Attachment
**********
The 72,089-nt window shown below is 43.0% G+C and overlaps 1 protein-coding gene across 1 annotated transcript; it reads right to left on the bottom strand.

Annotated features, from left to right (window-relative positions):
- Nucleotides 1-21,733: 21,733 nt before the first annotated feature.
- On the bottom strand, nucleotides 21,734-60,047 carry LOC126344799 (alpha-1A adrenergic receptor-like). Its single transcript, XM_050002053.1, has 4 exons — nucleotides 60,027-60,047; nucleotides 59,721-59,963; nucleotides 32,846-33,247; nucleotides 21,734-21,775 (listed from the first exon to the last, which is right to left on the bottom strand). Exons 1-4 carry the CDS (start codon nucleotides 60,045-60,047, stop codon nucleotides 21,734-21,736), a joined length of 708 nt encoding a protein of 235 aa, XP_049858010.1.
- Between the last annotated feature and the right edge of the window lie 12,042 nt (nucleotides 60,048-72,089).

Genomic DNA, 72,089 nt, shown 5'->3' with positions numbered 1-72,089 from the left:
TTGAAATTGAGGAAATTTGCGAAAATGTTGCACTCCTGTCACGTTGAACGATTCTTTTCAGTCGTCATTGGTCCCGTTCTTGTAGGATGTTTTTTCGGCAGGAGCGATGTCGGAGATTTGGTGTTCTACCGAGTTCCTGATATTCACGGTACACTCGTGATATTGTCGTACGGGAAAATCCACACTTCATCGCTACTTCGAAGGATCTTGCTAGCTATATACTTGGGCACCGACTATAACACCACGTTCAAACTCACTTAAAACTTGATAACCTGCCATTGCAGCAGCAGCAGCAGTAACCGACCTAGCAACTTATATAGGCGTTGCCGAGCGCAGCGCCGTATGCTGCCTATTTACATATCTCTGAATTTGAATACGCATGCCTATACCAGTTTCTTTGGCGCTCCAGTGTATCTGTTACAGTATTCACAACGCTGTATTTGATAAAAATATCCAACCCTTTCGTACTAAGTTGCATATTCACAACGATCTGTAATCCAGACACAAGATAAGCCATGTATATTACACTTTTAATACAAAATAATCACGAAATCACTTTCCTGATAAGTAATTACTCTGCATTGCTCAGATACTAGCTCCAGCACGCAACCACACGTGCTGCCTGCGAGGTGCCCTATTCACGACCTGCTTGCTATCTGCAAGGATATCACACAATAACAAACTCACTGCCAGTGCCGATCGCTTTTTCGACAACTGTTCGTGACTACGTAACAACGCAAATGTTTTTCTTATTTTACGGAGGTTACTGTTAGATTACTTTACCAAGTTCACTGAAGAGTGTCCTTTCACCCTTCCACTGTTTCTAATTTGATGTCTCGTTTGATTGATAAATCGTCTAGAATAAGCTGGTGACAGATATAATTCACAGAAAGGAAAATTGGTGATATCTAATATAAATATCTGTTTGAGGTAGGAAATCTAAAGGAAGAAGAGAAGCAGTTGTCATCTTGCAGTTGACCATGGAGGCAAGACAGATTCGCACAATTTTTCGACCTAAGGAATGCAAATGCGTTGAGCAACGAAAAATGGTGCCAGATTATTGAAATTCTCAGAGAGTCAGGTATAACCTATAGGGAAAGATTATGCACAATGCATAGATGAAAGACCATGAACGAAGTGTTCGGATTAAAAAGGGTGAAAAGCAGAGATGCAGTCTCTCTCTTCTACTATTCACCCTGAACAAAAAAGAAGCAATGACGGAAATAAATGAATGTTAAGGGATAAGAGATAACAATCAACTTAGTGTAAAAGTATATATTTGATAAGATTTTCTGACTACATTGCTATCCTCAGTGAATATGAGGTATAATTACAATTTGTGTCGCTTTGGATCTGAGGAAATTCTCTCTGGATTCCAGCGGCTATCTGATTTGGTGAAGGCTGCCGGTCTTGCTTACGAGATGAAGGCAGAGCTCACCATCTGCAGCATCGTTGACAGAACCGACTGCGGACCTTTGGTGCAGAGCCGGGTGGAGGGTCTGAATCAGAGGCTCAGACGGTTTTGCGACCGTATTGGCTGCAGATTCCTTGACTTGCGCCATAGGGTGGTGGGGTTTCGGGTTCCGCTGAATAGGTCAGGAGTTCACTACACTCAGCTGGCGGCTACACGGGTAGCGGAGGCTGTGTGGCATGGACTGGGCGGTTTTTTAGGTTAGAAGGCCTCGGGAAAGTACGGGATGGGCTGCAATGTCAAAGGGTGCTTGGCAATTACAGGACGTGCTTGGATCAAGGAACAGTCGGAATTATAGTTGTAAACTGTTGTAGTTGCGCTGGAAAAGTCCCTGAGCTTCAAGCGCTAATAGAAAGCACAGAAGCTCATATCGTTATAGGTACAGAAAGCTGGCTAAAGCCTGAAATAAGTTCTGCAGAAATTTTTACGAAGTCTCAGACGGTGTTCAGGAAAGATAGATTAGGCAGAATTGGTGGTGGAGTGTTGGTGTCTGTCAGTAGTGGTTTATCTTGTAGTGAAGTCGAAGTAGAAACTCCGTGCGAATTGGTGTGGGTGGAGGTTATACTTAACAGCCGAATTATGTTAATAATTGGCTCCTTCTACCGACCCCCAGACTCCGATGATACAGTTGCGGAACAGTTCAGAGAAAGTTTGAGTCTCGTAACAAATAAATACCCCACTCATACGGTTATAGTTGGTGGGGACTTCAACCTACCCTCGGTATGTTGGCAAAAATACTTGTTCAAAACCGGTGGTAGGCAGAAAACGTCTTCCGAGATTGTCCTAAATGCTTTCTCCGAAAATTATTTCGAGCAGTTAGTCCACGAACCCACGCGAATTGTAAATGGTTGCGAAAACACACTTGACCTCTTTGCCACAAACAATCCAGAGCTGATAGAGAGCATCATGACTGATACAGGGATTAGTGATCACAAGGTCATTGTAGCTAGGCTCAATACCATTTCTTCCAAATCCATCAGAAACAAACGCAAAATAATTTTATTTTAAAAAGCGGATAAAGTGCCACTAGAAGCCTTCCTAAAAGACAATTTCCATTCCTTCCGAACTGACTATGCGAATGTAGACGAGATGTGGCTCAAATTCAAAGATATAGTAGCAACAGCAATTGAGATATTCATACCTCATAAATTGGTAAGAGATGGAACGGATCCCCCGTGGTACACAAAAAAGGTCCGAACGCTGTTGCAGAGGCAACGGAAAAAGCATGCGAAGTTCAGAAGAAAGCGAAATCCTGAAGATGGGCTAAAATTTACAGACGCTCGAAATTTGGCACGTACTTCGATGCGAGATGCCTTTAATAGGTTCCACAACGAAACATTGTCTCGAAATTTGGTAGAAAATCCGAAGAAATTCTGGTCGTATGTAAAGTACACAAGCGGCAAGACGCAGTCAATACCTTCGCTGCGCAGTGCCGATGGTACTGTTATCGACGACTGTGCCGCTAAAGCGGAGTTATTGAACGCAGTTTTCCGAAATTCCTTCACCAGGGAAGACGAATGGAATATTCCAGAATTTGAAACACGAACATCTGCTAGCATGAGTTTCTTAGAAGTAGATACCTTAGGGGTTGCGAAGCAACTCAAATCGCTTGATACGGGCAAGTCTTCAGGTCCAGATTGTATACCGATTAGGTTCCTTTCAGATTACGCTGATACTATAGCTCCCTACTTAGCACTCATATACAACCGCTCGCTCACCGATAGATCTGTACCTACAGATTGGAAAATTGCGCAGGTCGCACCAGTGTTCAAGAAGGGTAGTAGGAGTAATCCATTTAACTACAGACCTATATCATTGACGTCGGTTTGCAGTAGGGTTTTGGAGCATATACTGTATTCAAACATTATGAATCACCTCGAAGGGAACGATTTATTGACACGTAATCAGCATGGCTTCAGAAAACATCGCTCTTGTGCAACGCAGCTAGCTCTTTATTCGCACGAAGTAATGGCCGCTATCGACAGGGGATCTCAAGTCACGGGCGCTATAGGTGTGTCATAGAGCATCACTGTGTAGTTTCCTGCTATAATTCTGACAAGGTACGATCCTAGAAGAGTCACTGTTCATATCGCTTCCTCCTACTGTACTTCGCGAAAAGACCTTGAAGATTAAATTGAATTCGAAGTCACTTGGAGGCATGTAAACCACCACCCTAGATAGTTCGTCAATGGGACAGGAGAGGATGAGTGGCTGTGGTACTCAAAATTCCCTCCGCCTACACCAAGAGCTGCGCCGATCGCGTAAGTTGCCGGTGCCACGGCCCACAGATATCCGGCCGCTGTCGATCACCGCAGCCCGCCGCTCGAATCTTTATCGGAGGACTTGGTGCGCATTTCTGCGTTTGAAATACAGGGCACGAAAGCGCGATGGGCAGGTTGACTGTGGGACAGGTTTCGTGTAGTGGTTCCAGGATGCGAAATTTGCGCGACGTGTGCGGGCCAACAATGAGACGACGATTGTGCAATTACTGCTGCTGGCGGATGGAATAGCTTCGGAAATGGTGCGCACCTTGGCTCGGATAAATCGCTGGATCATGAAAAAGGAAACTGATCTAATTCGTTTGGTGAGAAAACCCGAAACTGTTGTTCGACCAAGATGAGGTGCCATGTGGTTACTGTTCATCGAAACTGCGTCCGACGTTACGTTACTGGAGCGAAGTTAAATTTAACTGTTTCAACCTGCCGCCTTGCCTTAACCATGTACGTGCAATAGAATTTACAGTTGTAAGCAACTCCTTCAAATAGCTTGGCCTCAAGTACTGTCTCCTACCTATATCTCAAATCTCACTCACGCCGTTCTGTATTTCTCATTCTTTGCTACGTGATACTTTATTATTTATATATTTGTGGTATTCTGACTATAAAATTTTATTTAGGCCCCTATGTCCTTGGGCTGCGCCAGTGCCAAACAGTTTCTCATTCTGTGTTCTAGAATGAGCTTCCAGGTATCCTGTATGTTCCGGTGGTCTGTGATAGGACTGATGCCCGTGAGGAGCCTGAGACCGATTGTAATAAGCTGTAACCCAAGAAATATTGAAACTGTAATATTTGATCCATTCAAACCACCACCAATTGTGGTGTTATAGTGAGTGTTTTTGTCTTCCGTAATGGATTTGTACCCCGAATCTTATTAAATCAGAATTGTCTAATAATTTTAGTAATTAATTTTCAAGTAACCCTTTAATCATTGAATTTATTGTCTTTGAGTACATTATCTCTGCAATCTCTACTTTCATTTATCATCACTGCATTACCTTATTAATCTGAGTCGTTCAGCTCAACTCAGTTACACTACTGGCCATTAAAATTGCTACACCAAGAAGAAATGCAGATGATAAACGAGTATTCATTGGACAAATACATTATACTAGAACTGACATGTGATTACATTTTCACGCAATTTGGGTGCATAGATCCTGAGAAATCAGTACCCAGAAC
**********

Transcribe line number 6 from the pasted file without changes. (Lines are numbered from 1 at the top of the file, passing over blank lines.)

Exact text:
Genomic DNA, 72,089 nt, shown 5'->3' with positions numbered 1-72,089 from the left: